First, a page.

The Problem With Machinima

MachinimaLast year, as many of you know, we announced the end of the Leet World. At the time, we cited several reasons, one of them being our confirmation that Valve was not interested in machinima in the slightest. While we couldn’t go into the details of how we knew this to be true, it seems that another machinima studio has done so.

Pixel Eyes Productions are the creators of the well known Shelf Life machinima, using the Source engine. Recently, they’ve gone through some of the same issues we had in terms of trying to monetize their (hour intensive) hobby, and came up with similar results. We just assumed not talk about the problems we had, but it seems they have done so. This includes their issues with trying to become YouTube sponsors, where they were denied, just like us, since they don’t own the rights to the Source machinima they produced. Naturally, Valve owns those.

More interestingly than the YouTube dilemma, though, was that they (like us) pursued the securing of these rights from Valve, via a commercial machinima license of some kind. And, they have posted the official response. Which, just as we insisted all those many months ago, was simply that Valve is not interested in machinima.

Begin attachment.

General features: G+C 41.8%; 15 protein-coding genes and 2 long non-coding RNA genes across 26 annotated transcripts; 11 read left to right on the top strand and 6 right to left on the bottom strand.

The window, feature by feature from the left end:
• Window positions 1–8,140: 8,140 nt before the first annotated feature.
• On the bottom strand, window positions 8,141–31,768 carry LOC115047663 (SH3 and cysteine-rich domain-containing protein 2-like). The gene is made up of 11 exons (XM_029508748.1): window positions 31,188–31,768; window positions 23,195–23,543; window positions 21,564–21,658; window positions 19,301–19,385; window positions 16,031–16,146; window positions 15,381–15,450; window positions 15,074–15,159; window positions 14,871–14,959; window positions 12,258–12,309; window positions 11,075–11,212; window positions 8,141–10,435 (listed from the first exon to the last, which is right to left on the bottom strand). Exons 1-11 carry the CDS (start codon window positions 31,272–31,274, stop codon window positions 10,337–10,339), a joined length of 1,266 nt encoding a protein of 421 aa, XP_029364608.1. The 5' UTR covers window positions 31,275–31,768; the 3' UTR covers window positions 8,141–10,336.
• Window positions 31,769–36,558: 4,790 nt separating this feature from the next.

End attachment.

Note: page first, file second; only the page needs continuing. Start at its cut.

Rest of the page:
If you don’t feel like clicking on the link, here’s the short of Valve’s response.

We are not interested in licensing our technology or IP for machinima. This includes providing copyright approvals.

I have to say, I really feel for Pixel Eyes, having been in their shoes just last year. If you are a young filmmaker trying to use Valve’s excellent Source tools, they have essentially shut the door with statements just like that. While I don’t blame Valve for trying to protect their property in the slightest, it certainly is a shame to see them take such a hard line stance when it comes to something their community produces so readily and in many cases excellently.

To me, it’s stances like these that will keep machinima in kind of a stale flux for many years to come. What you are starting to see is that the more talented individuals get snatched out of making machinima and onto other things, because machinima runs into more dead ends than it does opportunities. While it’s a nice low-budget way to practice something you love doing, making money off of it is often times the exception and not the rule. And this extends beyond machinima even, to any kind of derivative content.